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 user 2008-05-28 at 3:32:46 pm Views: 54
  • #20028

    Printer cartridges? One size doesn’t fit all!
    Hewlett-Packard broadens size, quality options for same model
    HP Senior Scientist, Dr Charles Dupuy, demonstrating accelerated ageing tests that show how photo prints will look after years of exposure to the air in Singapore on Tuesday.Singapore May 27 Customers of the same printer model may use it differently – even in ways the manufacturer never intended. So the concept of a ‘free size’ or ‘one size fits all’ which works well when selling some readymade clothing, may be all wrong when marketing printer consumables like ink or toner cartridges.It has taken the industry many decades to appreciate this simple fact of life – but having ‘seen the light’, the world’s printer leader Hewlett-Packard, is acting on it with a vengeance… and India is a key testing ground for this new found wisdom.Last year HP launched a cheaper option (suited for ‘draft’ quality copies) to its monochrome inkjet cartridge, type 27, in two trial markets China and India, calling it ‘Simple Black’ and pricing it at about half of the standard cartridge. Cost conscious lay users seemingly liked the ‘paisa vasool’ idea – and helped HP increase sales for this printer cartridge by some 7 per cent. Now it has announced that it will add another popular monochrome cartridge – type 21b – to the Simple Black family in India.
    For other popular cartridges, it has created higher capacity versions in an XL range that offer savings of nearly 47 per cent – but the larger size fits only the newer printers. Users of legacy machines are being offered double packs and combos of colour and monochrome with discounts of 15 per cent over the single unit price, explained Mr Puneet Chadha, HP’s Director for Imaging and Printing Supplies Business in India.For customers who wanted quality, special ‘red’ packings for professional grade work were also offered. “The click-a cartridge” option where customers could order a cartridge online and have it delivered the same day at no extra cost, was a concept pioneered by HP in India, he added.These announcements, made at its annual printer supplies seminar held in Singapore on Tuesday, seem tailored to wean customers in price conscious markets like India from the lure of cheaper refill and re-manufactured options.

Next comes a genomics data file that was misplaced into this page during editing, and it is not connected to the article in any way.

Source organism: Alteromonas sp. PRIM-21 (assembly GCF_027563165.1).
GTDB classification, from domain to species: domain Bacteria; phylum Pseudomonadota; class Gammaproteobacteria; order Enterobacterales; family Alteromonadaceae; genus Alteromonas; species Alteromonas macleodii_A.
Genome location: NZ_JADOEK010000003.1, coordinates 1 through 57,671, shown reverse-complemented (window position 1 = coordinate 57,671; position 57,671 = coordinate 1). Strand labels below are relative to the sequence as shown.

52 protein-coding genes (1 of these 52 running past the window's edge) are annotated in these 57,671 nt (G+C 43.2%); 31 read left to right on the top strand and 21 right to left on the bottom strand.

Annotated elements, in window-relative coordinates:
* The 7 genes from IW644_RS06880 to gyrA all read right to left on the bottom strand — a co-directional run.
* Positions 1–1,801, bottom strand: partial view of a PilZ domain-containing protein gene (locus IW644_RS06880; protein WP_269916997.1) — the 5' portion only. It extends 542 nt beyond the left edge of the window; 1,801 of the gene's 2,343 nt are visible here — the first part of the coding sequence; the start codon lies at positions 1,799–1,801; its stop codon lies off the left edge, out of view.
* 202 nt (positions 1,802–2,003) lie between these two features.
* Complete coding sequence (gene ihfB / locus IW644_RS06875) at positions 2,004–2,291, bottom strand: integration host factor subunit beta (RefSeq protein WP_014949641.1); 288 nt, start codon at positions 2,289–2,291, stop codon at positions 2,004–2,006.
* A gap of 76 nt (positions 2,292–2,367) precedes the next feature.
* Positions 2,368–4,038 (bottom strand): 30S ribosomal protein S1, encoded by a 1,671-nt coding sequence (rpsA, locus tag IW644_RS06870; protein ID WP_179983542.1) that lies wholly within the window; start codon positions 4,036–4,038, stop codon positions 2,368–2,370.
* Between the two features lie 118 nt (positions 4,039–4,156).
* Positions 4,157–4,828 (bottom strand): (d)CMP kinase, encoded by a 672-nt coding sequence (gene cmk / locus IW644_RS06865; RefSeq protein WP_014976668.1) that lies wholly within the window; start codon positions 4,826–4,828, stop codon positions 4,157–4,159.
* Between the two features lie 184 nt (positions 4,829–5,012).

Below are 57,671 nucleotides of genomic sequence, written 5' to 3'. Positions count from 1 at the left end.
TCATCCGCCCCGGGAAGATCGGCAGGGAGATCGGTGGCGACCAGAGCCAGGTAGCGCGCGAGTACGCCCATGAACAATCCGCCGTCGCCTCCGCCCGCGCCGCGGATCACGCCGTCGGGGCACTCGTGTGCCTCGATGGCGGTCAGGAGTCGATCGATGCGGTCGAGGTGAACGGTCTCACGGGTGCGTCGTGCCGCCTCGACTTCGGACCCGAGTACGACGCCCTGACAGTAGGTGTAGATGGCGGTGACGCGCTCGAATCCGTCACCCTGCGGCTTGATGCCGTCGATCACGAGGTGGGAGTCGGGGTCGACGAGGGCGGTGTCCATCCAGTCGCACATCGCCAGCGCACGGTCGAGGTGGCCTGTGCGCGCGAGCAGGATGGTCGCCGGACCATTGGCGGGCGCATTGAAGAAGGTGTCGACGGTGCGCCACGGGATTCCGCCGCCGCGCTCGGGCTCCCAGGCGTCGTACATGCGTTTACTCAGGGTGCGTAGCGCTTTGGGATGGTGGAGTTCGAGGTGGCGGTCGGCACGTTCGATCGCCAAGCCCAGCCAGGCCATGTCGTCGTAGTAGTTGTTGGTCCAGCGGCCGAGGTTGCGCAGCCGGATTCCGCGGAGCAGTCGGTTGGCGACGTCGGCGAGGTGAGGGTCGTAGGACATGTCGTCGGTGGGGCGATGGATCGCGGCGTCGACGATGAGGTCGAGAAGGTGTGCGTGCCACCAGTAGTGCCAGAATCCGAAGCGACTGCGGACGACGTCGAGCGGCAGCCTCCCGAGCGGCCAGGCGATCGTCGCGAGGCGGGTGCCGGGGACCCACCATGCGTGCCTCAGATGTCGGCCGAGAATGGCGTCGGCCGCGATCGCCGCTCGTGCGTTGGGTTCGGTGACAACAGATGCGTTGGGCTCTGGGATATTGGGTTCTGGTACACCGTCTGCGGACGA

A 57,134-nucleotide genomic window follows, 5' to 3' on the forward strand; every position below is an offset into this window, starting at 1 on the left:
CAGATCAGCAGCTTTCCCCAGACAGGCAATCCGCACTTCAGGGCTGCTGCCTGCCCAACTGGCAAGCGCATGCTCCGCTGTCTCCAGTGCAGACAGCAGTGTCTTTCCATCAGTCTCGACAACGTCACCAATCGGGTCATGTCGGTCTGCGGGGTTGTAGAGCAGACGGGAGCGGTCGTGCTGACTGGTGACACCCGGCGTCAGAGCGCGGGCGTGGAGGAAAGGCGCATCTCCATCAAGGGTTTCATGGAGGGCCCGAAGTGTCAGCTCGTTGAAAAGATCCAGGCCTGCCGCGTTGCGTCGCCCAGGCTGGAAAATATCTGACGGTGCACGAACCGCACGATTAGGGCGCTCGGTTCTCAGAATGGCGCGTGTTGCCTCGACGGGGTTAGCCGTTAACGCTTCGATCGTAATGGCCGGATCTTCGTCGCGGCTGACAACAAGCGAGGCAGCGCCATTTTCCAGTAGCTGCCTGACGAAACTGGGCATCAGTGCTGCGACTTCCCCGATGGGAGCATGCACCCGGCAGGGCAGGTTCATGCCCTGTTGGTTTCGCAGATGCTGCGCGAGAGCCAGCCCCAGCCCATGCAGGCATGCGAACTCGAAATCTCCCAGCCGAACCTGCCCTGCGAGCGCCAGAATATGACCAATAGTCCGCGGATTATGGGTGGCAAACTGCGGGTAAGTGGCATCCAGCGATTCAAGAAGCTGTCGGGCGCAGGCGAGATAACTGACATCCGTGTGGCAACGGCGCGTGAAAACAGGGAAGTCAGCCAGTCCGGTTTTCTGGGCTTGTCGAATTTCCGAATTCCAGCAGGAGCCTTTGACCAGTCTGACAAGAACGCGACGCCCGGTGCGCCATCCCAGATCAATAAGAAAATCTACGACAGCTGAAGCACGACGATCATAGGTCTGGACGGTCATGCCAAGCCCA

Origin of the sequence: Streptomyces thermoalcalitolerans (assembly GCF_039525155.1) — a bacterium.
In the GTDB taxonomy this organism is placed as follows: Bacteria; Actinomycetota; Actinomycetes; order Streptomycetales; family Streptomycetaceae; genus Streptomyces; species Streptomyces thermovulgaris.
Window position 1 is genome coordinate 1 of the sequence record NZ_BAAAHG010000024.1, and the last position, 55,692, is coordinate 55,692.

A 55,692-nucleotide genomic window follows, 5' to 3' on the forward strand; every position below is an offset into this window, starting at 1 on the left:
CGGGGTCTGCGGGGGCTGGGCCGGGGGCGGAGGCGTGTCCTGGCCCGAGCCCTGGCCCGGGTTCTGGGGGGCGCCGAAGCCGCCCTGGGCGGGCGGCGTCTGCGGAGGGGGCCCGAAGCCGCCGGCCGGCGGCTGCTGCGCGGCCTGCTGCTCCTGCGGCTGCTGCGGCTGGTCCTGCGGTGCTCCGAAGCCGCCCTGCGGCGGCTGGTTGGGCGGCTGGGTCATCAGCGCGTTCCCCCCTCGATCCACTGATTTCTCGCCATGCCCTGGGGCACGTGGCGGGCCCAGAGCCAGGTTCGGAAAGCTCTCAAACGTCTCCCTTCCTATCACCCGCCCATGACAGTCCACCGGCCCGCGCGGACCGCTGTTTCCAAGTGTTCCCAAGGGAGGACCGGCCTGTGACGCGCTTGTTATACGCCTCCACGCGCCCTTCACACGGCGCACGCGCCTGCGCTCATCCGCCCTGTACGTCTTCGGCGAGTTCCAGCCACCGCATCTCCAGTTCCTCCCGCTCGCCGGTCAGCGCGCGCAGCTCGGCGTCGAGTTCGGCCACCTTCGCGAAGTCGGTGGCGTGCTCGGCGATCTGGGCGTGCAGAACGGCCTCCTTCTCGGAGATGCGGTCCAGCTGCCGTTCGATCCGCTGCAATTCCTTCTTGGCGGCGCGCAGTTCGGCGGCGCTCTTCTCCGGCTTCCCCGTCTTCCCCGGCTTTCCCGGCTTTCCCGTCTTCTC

But on the principle that finally quality is what counts, HP also unveiled a slate of technological improvements aimed at extending its leadership in the twin streams of inkjet and laser printers. Patented ‘ColorSphere’ technology has seen the gloss (shine) and the colour gamut (range and number of shades) of laser printer output, dramatically improve over what was available even four years ago, R&D Engineer Ms Stephanie Wicks said.

    Dual drop tech
    Senior Scientist for R&D in Inkjet design, Dr Charles Dupuy, announced new dual drop technology, where the same cartridge sported variable-sized nozzles: some delivering 5 picolitres, others 1.3 picolitres. This would allow even an entry level inkjet printer like the Deskjet 2560, to deliver good quality photos for which a special photo-quality cartridge was used – till recently.The finer nozzles will now kick in when the job required the superior quality demanded by a photo job. Dr Dupuy also demonstrated the ability of scientists to accelerate the ageing of prints due to exposure over years to the ozone of the air. This enabled them to predict the fading after 5, 10 or 15 years… a key parameter to support competitive claims of print longevity.Improvements like dual drop and colour sphere had led to a continuous improvement in print quality that had almost wiped out the distinction between laser and inkjet out for many applications. Singapore-based Vice-President for Supplies Business in Asia-Pac, Mr Leong Han Kong, told this correspondent, who was supported by HP to participate in this event, that for small and medium enterprises, a colour inkjet would still turn out to be some 30 to 50 per cent cheaper to operate than a colour laser for typical office runs.